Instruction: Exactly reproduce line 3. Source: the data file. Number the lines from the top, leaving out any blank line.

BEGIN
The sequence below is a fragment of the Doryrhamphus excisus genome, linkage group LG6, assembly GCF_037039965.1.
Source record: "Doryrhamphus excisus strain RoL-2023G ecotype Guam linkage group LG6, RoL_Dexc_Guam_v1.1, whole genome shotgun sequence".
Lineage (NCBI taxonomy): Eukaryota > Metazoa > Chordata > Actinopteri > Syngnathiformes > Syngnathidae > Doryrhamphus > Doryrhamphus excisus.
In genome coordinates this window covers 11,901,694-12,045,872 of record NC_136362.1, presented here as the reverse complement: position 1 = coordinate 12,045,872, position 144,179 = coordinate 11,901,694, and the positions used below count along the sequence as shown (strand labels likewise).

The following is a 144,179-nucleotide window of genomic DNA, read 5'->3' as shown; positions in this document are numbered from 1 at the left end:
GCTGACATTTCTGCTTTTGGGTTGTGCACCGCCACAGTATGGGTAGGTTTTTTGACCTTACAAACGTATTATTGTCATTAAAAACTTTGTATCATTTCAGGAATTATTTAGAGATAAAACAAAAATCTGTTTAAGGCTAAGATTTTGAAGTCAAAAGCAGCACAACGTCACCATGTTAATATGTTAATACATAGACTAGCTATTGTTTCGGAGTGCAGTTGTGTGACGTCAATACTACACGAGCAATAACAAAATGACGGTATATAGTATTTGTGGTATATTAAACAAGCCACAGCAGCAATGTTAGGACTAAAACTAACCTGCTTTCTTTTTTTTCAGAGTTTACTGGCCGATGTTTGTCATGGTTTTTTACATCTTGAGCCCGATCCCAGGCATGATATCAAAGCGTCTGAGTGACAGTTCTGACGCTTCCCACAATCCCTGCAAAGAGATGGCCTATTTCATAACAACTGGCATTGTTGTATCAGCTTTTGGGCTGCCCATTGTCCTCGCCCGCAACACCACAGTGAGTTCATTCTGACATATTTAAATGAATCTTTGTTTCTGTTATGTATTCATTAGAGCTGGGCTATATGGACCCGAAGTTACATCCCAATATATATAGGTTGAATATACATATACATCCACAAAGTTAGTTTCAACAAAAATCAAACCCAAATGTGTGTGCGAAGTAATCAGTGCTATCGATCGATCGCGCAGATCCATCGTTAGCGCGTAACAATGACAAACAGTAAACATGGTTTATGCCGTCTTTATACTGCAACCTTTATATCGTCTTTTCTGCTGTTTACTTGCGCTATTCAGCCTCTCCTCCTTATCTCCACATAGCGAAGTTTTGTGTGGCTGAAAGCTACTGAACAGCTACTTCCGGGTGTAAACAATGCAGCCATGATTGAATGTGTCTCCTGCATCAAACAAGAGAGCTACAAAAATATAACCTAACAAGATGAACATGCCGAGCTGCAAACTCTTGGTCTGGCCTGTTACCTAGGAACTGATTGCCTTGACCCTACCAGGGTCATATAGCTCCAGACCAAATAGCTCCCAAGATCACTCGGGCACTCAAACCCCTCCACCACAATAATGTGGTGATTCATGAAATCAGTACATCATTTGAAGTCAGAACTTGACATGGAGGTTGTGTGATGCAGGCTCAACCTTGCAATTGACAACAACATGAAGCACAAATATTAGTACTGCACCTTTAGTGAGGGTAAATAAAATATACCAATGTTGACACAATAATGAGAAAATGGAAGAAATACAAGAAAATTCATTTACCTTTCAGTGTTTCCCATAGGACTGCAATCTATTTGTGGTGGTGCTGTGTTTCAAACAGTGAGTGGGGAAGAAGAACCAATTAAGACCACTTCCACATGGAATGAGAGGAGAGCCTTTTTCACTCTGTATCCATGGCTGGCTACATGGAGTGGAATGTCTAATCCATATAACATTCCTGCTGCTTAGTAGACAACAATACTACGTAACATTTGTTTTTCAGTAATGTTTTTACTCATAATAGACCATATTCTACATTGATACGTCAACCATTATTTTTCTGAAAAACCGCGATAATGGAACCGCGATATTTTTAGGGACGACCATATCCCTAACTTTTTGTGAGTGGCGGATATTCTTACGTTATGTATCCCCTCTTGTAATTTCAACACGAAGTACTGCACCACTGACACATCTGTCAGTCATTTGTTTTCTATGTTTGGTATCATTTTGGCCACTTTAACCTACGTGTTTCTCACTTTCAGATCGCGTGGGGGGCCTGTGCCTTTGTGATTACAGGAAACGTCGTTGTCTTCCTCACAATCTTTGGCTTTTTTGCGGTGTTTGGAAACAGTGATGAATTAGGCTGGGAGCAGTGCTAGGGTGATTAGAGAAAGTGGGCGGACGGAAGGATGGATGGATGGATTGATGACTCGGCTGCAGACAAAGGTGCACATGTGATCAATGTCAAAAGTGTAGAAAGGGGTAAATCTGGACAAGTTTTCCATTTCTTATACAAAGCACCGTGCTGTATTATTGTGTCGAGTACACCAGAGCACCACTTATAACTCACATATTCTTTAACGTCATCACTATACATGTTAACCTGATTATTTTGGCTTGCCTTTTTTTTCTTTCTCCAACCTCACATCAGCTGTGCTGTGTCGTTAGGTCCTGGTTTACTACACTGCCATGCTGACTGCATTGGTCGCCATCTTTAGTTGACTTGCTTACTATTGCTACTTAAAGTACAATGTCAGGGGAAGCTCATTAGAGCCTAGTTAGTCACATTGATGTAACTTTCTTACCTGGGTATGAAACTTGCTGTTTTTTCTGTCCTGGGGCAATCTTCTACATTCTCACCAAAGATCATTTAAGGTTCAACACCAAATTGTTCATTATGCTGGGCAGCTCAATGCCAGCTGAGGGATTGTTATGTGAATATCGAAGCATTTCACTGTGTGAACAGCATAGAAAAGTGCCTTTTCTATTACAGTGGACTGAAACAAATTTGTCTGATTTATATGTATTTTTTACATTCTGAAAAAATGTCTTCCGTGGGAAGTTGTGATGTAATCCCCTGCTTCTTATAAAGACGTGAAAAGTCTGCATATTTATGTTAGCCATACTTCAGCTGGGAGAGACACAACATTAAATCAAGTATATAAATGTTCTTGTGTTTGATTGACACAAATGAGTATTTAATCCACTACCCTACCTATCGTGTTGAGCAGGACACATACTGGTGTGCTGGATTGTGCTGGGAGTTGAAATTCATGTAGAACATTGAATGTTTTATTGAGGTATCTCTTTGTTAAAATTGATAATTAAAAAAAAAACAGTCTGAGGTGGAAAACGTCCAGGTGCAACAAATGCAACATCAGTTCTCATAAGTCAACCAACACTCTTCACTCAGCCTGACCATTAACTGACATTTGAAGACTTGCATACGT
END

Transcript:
Lineage (NCBI taxonomy): Eukaryota > Metazoa > Chordata > Actinopteri > Syngnathiformes > Syngnathidae > Doryrhamphus > Doryrhamphus excisus.